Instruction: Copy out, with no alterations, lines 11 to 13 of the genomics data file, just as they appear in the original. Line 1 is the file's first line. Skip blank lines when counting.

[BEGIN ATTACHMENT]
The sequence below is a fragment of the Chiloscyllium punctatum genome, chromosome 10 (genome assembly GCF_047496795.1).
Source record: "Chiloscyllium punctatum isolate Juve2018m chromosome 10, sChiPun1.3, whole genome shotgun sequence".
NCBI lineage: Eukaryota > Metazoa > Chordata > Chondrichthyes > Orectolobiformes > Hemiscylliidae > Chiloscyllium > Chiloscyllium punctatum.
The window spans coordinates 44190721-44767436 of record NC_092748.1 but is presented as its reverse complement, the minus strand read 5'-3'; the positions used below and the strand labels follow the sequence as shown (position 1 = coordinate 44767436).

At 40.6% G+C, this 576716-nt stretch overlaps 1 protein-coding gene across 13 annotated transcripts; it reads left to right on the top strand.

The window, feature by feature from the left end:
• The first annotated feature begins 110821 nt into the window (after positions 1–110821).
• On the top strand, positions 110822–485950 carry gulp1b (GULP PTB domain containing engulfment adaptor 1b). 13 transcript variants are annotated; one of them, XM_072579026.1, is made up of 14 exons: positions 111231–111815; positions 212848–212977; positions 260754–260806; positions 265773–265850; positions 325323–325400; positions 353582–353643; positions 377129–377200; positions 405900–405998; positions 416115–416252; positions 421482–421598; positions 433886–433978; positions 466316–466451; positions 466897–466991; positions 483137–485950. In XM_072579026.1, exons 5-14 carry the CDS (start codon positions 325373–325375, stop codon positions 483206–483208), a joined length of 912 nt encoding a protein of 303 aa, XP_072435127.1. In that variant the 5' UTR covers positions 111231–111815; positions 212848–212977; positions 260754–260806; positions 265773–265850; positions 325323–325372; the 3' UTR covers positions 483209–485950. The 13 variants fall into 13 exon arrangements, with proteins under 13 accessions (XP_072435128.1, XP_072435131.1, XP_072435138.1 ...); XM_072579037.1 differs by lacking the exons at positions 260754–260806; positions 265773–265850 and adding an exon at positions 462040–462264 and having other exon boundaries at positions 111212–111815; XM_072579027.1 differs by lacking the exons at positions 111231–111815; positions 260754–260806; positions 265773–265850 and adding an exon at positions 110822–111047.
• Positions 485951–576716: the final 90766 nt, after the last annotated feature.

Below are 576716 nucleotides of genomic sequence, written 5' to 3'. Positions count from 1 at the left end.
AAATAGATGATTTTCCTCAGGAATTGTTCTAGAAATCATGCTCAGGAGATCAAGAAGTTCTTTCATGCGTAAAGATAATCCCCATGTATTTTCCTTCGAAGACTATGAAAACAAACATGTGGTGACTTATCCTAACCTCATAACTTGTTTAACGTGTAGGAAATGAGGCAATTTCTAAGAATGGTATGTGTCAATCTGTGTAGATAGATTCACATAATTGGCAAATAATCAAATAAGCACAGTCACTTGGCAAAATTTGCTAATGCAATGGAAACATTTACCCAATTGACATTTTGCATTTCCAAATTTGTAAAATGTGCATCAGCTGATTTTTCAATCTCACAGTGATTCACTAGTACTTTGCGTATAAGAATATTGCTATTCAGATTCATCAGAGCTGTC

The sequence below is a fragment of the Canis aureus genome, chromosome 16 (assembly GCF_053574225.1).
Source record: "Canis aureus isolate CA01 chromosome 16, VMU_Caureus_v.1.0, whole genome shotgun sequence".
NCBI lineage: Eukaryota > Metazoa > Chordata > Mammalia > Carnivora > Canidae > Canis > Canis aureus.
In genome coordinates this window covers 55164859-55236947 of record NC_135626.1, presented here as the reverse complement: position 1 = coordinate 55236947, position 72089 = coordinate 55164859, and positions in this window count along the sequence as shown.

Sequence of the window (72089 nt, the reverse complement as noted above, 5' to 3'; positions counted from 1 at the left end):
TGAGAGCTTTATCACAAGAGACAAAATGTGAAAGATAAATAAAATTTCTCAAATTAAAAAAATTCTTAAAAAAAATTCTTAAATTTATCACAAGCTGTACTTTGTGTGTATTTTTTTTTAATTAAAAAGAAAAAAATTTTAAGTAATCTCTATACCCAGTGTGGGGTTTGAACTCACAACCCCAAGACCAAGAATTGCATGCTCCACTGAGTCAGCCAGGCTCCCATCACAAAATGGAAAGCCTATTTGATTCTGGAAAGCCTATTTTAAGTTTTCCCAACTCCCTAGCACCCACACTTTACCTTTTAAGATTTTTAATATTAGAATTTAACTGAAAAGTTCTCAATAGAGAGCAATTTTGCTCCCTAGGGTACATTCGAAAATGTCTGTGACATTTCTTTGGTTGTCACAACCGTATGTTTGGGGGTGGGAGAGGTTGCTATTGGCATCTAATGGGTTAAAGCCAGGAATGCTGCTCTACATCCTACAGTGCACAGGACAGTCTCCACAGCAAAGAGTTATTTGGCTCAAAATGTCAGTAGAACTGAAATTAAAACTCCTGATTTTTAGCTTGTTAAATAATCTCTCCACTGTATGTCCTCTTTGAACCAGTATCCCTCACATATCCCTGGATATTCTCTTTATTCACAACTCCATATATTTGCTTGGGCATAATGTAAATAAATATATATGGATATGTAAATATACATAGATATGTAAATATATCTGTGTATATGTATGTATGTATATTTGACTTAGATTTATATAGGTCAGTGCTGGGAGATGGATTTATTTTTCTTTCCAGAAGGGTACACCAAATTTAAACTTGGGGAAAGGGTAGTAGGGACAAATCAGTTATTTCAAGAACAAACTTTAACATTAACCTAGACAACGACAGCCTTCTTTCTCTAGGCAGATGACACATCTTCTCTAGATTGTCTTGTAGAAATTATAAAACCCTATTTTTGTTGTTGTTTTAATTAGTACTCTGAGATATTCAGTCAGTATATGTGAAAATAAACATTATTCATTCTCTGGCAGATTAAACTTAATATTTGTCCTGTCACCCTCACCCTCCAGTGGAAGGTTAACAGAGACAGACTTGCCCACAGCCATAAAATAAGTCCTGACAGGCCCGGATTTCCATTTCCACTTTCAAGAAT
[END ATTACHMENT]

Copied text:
AAATAGATGATTTTCCTCAGGAATTGTTCTAGAAATCATGCTCAGGAGATCAAGAAGTTCTTTCATGCGTAAAGATAATCCCCATGTATTTTCCTTCGAAGACTATGAAAACAAACATGTGGTGACTTATCCTAACCTCATAACTTGTTTAACGTGTAGGAAATGAGGCAATTTCTAAGAATGGTATGTGTCAATCTGTGTAGATAGATTCACATAATTGGCAAATAATCAAATAAGCACAGTCACTTGGCAAAATTTGCTAATGCAATGGAAACATTTACCCAATTGACATTTTGCATTTCCAAATTTGTAAAATGTGCATCAGCTGATTTTTCAATCTCACAGTGATTCACTAGTACTTTGCGTATAAGAATATTGCTATTCAGATTCATCAGAGCTGTC

The sequence below is a fragment of the Canis aureus genome, chromosome 16 (assembly GCF_053574225.1).
Source record: "Canis aureus isolate CA01 chromosome 16, VMU_Caureus_v.1.0, whole genome shotgun sequence".